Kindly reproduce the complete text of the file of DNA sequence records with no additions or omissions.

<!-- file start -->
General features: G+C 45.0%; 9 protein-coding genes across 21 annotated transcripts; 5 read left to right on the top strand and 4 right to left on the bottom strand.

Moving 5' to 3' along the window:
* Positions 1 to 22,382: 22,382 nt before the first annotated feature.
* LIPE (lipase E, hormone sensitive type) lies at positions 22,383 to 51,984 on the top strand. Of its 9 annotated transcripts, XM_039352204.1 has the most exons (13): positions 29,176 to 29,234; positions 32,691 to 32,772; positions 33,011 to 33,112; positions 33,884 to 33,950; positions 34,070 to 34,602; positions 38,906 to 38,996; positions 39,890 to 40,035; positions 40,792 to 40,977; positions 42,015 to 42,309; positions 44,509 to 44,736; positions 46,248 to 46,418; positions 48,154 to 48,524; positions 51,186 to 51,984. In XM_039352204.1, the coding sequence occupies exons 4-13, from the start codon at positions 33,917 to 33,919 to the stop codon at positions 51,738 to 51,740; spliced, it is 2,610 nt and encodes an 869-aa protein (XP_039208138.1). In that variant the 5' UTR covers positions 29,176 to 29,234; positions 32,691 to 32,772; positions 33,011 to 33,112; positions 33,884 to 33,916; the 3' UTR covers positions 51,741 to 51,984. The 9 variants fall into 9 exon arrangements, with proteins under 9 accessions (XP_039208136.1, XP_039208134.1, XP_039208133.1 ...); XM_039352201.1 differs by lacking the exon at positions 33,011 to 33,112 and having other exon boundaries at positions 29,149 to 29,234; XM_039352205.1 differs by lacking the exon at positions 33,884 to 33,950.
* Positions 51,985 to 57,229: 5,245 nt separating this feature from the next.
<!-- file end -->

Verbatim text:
General features: G+C 45.0%; 9 protein-coding genes across 21 annotated transcripts; 5 read left to right on the top strand and 4 right to left on the bottom strand.

Moving 5' to 3' along the window:
* Positions 1 to 22,382: 22,382 nt before the first annotated feature.
* LIPE (lipase E, hormone sensitive type) lies at positions 22,383 to 51,984 on the top strand. Of its 9 annotated transcripts, XM_039352204.1 has the most exons (13): positions 29,176 to 29,234; positions 32,691 to 32,772; positions 33,011 to 33,112; positions 33,884 to 33,950; positions 34,070 to 34,602; positions 38,906 to 38,996; positions 39,890 to 40,035; positions 40,792 to 40,977; positions 42,015 to 42,309; positions 44,509 to 44,736; positions 46,248 to 46,418; positions 48,154 to 48,524; positions 51,186 to 51,984. In XM_039352204.1, the coding sequence occupies exons 4-13, from the start codon at positions 33,917 to 33,919 to the stop codon at positions 51,738 to 51,740; spliced, it is 2,610 nt and encodes an 869-aa protein (XP_039208138.1). In that variant the 5' UTR covers positions 29,176 to 29,234; positions 32,691 to 32,772; positions 33,011 to 33,112; positions 33,884 to 33,916; the 3' UTR covers positions 51,741 to 51,984. The 9 variants fall into 9 exon arrangements, with proteins under 9 accessions (XP_039208136.1, XP_039208134.1, XP_039208133.1 ...); XM_039352201.1 differs by lacking the exon at positions 33,011 to 33,112 and having other exon boundaries at positions 29,149 to 29,234; XM_039352205.1 differs by lacking the exon at positions 33,884 to 33,950.
* Positions 51,985 to 57,229: 5,245 nt separating this feature from the next.